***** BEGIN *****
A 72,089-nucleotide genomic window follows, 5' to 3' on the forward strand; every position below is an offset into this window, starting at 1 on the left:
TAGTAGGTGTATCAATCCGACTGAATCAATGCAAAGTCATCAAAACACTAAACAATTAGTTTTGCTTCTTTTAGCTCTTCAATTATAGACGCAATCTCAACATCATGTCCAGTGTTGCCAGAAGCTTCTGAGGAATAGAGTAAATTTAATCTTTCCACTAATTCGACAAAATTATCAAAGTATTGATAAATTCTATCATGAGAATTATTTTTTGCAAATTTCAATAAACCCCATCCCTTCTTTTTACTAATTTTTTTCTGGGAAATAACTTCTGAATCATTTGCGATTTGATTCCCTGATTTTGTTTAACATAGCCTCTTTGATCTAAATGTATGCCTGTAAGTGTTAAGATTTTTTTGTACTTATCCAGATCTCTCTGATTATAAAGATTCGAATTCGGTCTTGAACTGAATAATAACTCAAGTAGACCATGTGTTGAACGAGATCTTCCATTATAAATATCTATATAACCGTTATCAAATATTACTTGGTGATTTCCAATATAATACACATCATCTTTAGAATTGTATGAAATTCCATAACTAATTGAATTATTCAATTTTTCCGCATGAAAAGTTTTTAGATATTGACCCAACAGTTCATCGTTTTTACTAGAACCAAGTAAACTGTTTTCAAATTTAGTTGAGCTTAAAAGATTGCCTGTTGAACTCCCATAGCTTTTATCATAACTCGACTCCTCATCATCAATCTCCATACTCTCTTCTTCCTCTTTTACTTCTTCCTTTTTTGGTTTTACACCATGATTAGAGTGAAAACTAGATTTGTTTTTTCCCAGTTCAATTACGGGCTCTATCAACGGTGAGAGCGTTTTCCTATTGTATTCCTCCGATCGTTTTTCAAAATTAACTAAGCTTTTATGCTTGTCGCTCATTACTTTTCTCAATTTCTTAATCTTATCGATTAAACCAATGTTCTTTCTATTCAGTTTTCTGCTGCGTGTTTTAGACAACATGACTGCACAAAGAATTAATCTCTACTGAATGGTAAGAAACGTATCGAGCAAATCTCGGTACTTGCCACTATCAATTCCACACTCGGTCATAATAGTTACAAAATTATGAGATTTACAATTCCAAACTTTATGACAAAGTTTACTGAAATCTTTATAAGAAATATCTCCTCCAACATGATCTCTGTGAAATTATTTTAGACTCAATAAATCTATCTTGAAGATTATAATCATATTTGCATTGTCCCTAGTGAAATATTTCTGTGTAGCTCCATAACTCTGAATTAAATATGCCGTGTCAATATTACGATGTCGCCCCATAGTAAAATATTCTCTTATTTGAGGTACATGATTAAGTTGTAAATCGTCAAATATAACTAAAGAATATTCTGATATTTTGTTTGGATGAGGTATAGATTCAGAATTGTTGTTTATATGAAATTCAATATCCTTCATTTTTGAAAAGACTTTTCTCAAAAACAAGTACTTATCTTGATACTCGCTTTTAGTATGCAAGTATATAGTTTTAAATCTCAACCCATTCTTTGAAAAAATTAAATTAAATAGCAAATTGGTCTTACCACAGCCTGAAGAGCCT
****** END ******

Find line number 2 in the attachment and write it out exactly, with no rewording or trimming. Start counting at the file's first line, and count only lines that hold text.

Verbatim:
TAGTAGGTGTATCAATCCGACTGAATCAATGCAAAGTCATCAAAACACTAAACAATTAGTTTTGCTTCTTTTAGCTCTTCAATTATAGACGCAATCTCAACATCATGTCCAGTGTTGCCAGAAGCTTCTGAGGAATAGAGTAAATTTAATCTTTCCACTAATTCGACAAAATTATCAAAGTATTGATAAATTCTATCATGAGAATTATTTTTTGCAAATTTCAATAAACCCCATCCCTTCTTTTTACTAATTTTTTTCTGGGAAATAACTTCTGAATCATTTGCGATTTGATTCCCTGATTTTGTTTAACATAGCCTCTTTGATCTAAATGTATGCCTGTAAGTGTTAAGATTTTTTTGTACTTATCCAGATCTCTCTGATTATAAAGATTCGAATTCGGTCTTGAACTGAATAATAACTCAAGTAGACCATGTGTTGAACGAGATCTTCCATTATAAATATCTATATAACCGTTATCAAATATTACTTGGTGATTTCCAATATAATACACATCATCTTTAGAATTGTATGAAATTCCATAACTAATTGAATTATTCAATTTTTCCGCATGAAAAGTTTTTAGATATTGACCCAACAGTTCATCGTTTTTACTAGAACCAAGTAAACTGTTTTCAAATTTAGTTGAGCTTAAAAGATTGCCTGTTGAACTCCCATAGCTTTTATCATAACTCGACTCCTCATCATCAATCTCCATACTCTCTTCTTCCTCTTTTACTTCTTCCTTTTTTGGTTTTACACCATGATTAGAGTGAAAACTAGATTTGTTTTTTCCCAGTTCAATTACGGGCTCTATCAACGGTGAGAGCGTTTTCCTATTGTATTCCTCCGATCGTTTTTCAAAATTAACTAAGCTTTTATGCTTGTCGCTCATTACTTTTCTCAATTTCTTAATCTTATCGATTAAACCAATGTTCTTTCTATTCAGTTTTCTGCTGCGTGTTTTAGACAACATGACTGCACAAAGAATTAATCTCTACTGAATGGTAAGAAACGTATCGAGCAAATCTCGGTACTTGCCACTATCAATTCCACACTCGGTCATAATAGTTACAAAATTATGAGATTTACAATTCCAAACTTTATGACAAAGTTTACTGAAATCTTTATAAGAAATATCTCCTCCAACATGATCTCTGTGAAATTATTTTAGACTCAATAAATCTATCTTGAAGATTATAATCATATTTGCATTGTCCCTAGTGAAATATTTCTGTGTAGCTCCATAACTCTGAATTAAATATGCCGTGTCAATATTACGATGTCGCCCCATAGTAAAATATTCTCTTATTTGAGGTACATGATTAAGTTGTAAATCGTCAAATATAACTAAAGAATATTCTGATATTTTGTTTGGATGAGGTATAGATTCAGAATTGTTGTTTATATGAAATTCAATATCCTTCATTTTTGAAAAGACTTTTCTCAAAAACAAGTACTTATCTTGATACTCGCTTTTAGTATGCAAGTATATAGTTTTAAATCTCAACCCATTCTTTGAAAAAATTAAATTAAATAGCAAATTGGTCTTACCACAGCCTGAAGAGCCT